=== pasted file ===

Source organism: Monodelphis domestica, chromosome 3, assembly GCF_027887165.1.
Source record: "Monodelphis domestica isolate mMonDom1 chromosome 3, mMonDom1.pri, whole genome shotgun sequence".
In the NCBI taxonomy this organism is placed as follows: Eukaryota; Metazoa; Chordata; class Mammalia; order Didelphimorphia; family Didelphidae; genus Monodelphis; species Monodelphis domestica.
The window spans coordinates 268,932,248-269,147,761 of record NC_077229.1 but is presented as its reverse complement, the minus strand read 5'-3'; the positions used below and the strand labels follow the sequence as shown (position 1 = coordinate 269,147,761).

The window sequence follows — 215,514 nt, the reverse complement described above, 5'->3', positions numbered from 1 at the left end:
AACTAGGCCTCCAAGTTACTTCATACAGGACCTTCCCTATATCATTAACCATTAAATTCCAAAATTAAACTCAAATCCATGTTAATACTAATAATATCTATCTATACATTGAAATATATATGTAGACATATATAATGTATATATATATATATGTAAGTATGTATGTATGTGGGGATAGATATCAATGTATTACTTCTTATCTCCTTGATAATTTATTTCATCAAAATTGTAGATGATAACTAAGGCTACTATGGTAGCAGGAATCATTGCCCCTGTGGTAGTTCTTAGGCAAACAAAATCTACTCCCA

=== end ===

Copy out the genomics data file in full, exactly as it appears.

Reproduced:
Source organism: Monodelphis domestica, chromosome 3, assembly GCF_027887165.1.
Source record: "Monodelphis domestica isolate mMonDom1 chromosome 3, mMonDom1.pri, whole genome shotgun sequence".
In the NCBI taxonomy this organism is placed as follows: Eukaryota; Metazoa; Chordata; class Mammalia; order Didelphimorphia; family Didelphidae; genus Monodelphis; species Monodelphis domestica.
The window spans coordinates 268,932,248-269,147,761 of record NC_077229.1 but is presented as its reverse complement, the minus strand read 5'-3'; the positions used below and the strand labels follow the sequence as shown (position 1 = coordinate 269,147,761).

The window sequence follows — 215,514 nt, the reverse complement described above, 5'->3', positions numbered from 1 at the left end:
AACTAGGCCTCCAAGTTACTTCATACAGGACCTTCCCTATATCATTAACCATTAAATTCCAAAATTAAACTCAAATCCATGTTAATACTAATAATATCTATCTATACATTGAAATATATATGTAGACATATATAATGTATATATATATATATGTAAGTATGTATGTATGTGGGGATAGATATCAATGTATTACTTCTTATCTCCTTGATAATTTATTTCATCAAAATTGTAGATGATAACTAAGGCTACTATGGTAGCAGGAATCATTGCCCCTGTGGTAGTTCTTAGGCAAACAAAATCTACTCCCA